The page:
Tatiana Maslany plays Emily, a mercurial woman with severe bipolar disorder, and Tom Cullen is Nickie, a morose hothead stunted by depression following the unexplained disappearance of his younger brother years ago. Emily first meets Nickie as he’s unloading unchecked fury onto a pesky patron at his day job. She intervenes, all googly-eyed. As luck would have it, Emily’s in one of her brief windows of stability. They quickly lose themselves in each other’s arms and find solace in their shared dysfunction. Still, Nickie tries to conceal his chronic melancholy and barely-corked rage under layers of bravado and macho posturing, while Emily cycles between wild buoyancy and terrifying manic episodes. Together, they clumsily clear a path towards something profound. In allowing this ill-fated duo to simply exist in their slow spiral towards possible stability—rather than hurtling them into a certain tragedy—Klein is sensitive to the incremental changes that come with fortifying love and the self-destructive demons we sometimes fight in order to maintain it.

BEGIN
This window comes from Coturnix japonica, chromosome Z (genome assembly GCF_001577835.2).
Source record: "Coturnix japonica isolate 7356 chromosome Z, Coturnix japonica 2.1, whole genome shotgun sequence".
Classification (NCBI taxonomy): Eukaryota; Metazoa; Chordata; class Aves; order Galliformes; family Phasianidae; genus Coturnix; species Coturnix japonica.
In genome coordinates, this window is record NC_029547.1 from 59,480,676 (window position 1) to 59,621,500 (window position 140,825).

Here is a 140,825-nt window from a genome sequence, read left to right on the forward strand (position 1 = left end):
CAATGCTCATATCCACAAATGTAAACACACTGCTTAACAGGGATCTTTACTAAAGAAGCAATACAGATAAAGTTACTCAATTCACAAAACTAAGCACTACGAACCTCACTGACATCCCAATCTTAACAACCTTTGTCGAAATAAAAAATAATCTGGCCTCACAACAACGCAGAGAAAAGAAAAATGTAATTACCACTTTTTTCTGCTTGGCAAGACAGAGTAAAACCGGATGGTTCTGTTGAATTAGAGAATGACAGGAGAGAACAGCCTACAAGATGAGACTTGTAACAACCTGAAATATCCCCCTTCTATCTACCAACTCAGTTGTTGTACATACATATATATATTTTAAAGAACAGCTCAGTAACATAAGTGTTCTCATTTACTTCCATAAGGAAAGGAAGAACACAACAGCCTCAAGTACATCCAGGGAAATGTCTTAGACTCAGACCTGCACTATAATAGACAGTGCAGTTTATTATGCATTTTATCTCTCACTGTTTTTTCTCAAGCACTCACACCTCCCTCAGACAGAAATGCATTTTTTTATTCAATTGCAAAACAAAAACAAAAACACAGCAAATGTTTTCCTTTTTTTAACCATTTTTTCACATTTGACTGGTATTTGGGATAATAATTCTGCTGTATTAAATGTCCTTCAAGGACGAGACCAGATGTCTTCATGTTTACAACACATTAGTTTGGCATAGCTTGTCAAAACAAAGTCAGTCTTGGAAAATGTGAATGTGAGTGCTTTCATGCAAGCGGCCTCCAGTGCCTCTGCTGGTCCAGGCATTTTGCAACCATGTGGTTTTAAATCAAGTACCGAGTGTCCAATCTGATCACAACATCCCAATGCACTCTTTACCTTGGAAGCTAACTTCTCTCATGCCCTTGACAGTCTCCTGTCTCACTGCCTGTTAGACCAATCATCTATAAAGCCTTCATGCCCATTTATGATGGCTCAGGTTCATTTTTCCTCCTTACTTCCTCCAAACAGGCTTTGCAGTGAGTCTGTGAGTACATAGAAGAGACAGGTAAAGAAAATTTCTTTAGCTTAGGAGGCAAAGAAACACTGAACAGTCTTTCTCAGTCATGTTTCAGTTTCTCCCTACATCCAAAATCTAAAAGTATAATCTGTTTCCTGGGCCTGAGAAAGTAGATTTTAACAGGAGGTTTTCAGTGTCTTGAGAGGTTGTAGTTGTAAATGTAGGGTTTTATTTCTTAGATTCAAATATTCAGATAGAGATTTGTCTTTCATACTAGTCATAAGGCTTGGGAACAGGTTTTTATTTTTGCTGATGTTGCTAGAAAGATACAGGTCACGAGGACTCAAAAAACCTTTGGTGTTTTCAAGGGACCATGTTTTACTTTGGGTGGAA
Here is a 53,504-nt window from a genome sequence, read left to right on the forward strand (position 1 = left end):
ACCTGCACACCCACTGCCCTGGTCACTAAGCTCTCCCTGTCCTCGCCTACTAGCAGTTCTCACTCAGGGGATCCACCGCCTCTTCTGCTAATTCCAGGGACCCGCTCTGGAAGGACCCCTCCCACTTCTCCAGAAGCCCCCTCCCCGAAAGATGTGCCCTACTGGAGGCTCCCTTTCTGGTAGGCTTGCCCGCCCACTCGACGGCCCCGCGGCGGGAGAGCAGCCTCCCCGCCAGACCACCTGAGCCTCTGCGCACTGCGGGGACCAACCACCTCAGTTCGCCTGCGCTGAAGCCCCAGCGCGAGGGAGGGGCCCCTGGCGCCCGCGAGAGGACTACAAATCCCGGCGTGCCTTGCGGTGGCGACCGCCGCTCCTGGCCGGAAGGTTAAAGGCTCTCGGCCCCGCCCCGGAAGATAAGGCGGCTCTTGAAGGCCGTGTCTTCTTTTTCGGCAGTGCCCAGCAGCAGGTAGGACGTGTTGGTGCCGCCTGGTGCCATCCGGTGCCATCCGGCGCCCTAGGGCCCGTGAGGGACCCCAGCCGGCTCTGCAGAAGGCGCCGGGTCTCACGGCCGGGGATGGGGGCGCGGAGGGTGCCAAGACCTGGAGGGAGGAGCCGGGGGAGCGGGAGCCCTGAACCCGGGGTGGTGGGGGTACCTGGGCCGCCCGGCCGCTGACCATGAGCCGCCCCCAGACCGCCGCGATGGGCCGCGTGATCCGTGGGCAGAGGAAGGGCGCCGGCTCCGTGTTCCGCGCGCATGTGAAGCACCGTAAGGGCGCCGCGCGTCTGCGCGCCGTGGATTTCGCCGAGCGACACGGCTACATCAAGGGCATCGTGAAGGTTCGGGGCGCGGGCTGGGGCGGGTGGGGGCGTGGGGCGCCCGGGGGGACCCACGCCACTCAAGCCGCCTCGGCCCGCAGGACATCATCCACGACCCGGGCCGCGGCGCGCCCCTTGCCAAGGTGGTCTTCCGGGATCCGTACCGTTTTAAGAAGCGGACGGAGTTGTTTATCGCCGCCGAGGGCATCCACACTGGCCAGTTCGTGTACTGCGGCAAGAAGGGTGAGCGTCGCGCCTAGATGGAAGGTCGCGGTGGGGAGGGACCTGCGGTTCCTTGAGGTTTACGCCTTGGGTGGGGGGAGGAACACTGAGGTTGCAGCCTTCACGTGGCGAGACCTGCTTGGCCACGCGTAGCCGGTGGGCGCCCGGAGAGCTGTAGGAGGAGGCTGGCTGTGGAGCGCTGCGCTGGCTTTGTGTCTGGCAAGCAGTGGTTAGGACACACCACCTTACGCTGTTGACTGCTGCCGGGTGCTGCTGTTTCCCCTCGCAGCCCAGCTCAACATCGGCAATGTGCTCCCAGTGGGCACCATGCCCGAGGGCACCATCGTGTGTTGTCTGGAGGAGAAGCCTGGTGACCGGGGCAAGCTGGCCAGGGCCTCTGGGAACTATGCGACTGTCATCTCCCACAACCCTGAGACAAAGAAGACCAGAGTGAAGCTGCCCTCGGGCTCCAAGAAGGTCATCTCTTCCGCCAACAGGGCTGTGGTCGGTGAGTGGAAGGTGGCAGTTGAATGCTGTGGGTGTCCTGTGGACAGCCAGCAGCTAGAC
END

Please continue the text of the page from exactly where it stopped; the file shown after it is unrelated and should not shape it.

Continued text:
The Other Half is a homegrown effort for Klein, modestly undertaken between close friends. It’s beautifully captured by DP Bobby Shore (Closet Monster, The Invitation), and skillfully performed by Cullen and Maslany whose real-life romance offscreen is unapologetically felt onscreen.

The Other Half opens in select theaters on March 10.

It’s been a long journey for The Other Half, if you consider that you, Joey, started developing ideas, I think, around ten years ago now. I know it has gone through quite an evolution since its first conception. Were there times when you thought it wouldn’t get made at all?

Joey Klein: Yeah, I think you have to be dedicated. And delusional. [Laughs] Also, I was fortunate enough to meet people who elevated me and made me better than I was. Somebody just asked [Tom and Tatiana] whether I wrote these parts for them, and while it’s true that I started writing before I knew them and before we all became close to our cinematographer Bobby [Shore], they really informed my process. They all helped with elements of the story and made it stronger. Once we were together, it made it easier for me to find the form and develop what it ended up being.